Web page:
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Nigerian leader says he may reject IMF loan

October 7, 1985 GMT

LAGOS, Nigeria (AP) _ Nigeria’s military leader said Monday he need help with the foreign debt, but will not accept a pivotal International Monetary Fund loan if the people reject its harsh terms. Experts say the economy will collapse without it.

Maj. Gen. Ibrahim Babangida also made clear that he hopes his government’s improved relationship with the United States will win Washington’s support in dealings with the IMF. He spoke in an interview with American reporters.

″If the country is determined to do without it, fine,″ Babanginda said of widespread opposition to the $2.4 billion loan, one of whose conditions is a major devaluation of the naira, Nigeria’s currency. Economists and bankers say the loan is crucial to avert financial collapse in this West African country of more than 90 million people, which is a major oil exporter.

″What I am saying is, and I’ve made it quite clear, whatever decision we take, whether for or against, I maintain that it is going to be a decision based on what the Nigerian populace wants,″ he said.

The 44-year-old specialist in armored warfare was dressed in green military garb, with a pin on his black beret that said: ″War Against Indiscipline.″ He sat in a maroon leather chair with the nation’s seal imprinted on it.

Babangida pledged after taking power in a bloodless coup Aug. 27 that he would end a deadlock in negotiations with the IMF on a solution to economic problems caused by a decline in the price of oil and a glut in world supply.

He had accused his predecessor, Maj. Gen. Muhammadu Buhari, of being insensitive to opinions outside his inner circle and called for nationwide debate on the IMF loan. The debate has been vigorous, and its predominant tone negative.

In addition to the $2.4 billion needed to meet a critical balance of payments deficit, Nigeria must have IMF approval to get funds from other international sources.

Babangida has said lately that his ruling military council will not decide about the loan until it has heard all the evidence. A pro-loan campaign has begun, with full-page newspaper advertisements.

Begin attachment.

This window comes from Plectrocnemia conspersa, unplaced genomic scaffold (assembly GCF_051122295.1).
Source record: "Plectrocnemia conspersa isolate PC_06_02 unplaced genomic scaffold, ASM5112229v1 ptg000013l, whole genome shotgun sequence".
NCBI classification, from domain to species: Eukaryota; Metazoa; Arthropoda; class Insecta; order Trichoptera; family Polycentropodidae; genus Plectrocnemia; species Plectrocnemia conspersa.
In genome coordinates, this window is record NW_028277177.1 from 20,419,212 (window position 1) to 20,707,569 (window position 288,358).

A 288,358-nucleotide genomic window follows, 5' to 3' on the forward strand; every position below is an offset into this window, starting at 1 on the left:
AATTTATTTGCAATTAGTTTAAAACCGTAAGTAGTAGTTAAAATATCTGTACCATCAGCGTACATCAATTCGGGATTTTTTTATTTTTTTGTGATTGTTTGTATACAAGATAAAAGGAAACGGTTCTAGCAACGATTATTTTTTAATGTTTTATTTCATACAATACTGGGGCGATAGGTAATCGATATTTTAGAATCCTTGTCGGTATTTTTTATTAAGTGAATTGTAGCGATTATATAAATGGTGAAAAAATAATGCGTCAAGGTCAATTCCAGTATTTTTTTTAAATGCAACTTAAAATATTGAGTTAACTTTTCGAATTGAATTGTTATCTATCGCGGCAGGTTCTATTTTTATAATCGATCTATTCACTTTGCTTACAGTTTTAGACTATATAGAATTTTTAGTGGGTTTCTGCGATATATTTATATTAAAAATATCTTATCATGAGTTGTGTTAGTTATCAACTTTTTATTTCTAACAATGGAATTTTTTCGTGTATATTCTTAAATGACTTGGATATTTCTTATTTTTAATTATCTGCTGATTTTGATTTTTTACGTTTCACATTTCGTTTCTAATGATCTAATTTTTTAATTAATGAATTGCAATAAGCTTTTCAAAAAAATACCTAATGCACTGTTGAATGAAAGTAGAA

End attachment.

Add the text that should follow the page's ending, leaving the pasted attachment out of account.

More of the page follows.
Asked about pressure from Western banks for acceptance of the IMF terms, Babangida said: ″I think I have been trained and brought up to have a look at things, issues, critically. Analyze them, consider all the options open before you eventually take a decision. I think it is important where there is a thing that has to do with national interest concerned. I think one should’t get in a hurry.″

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He noted that previous governments, civilian and military, had met some IMF conditions for help in dealing with the foreign debt, now more than $20 billion.

The government will ″initiate ... discussions on debt rescheduling. I think we are going to do that. We are going to reschedule,″ he said in reference to short-term debts of more than $6 billion for goods already delivered.

Western bankers here say virtually all world suppliers have cut Nigeria off, and it will run short of most imported goods in a few months without rescheduling.

Babangida said he had asked the United States for help in negotiations: ″We did appeal for closer cooperation between Nigeria and the United States. I think this is how we do it.″

He suggested he had a better relationship with the United States than Buhari, noting that he trained at the armored command center at Fort Knox and studied international defense management in Monterey, Calif.

The general repeatedly called himself an optimist, expressing hope for real progress during the 15-month economic state of emergency he declared Oct. 1, the 25th anniversary of Nigerian independence from Britain.

Nigeria has experienced five coups, and the military has been in charge for more than half the years since independence. Corruption has been widespread, and a major argument against the IMF loan is that the money would be siphoned off.